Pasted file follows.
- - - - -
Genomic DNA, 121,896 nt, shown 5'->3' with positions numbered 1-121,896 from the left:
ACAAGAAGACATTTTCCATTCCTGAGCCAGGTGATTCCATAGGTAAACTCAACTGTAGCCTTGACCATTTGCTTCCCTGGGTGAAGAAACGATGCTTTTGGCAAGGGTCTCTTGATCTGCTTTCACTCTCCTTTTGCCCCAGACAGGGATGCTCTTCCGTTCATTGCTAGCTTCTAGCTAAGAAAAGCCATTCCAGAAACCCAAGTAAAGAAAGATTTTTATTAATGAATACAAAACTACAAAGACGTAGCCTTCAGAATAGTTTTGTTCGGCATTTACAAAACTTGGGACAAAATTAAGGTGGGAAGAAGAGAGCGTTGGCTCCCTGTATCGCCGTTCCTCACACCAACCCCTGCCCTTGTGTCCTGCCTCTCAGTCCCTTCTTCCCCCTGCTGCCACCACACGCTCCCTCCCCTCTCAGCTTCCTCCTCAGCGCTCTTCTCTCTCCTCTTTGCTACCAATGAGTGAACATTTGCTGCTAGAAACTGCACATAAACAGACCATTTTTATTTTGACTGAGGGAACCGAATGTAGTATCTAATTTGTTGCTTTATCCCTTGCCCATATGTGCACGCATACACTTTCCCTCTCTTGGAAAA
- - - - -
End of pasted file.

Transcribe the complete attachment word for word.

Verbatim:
Genomic DNA, 121,896 nt, shown 5'->3' with positions numbered 1-121,896 from the left:
ACAAGAAGACATTTTCCATTCCTGAGCCAGGTGATTCCATAGGTAAACTCAACTGTAGCCTTGACCATTTGCTTCCCTGGGTGAAGAAACGATGCTTTTGGCAAGGGTCTCTTGATCTGCTTTCACTCTCCTTTTGCCCCAGACAGGGATGCTCTTCCGTTCATTGCTAGCTTCTAGCTAAGAAAAGCCATTCCAGAAACCCAAGTAAAGAAAGATTTTTATTAATGAATACAAAACTACAAAGACGTAGCCTTCAGAATAGTTTTGTTCGGCATTTACAAAACTTGGGACAAAATTAAGGTGGGAAGAAGAGAGCGTTGGCTCCCTGTATCGCCGTTCCTCACACCAACCCCTGCCCTTGTGTCCTGCCTCTCAGTCCCTTCTTCCCCCTGCTGCCACCACACGCTCCCTCCCCTCTCAGCTTCCTCCTCAGCGCTCTTCTCTCTCCTCTTTGCTACCAATGAGTGAACATTTGCTGCTAGAAACTGCACATAAACAGACCATTTTTATTTTGACTGAGGGAACCGAATGTAGTATCTAATTTGTTGCTTTATCCCTTGCCCATATGTGCACGCATACACTTTCCCTCTCTTGGAAAA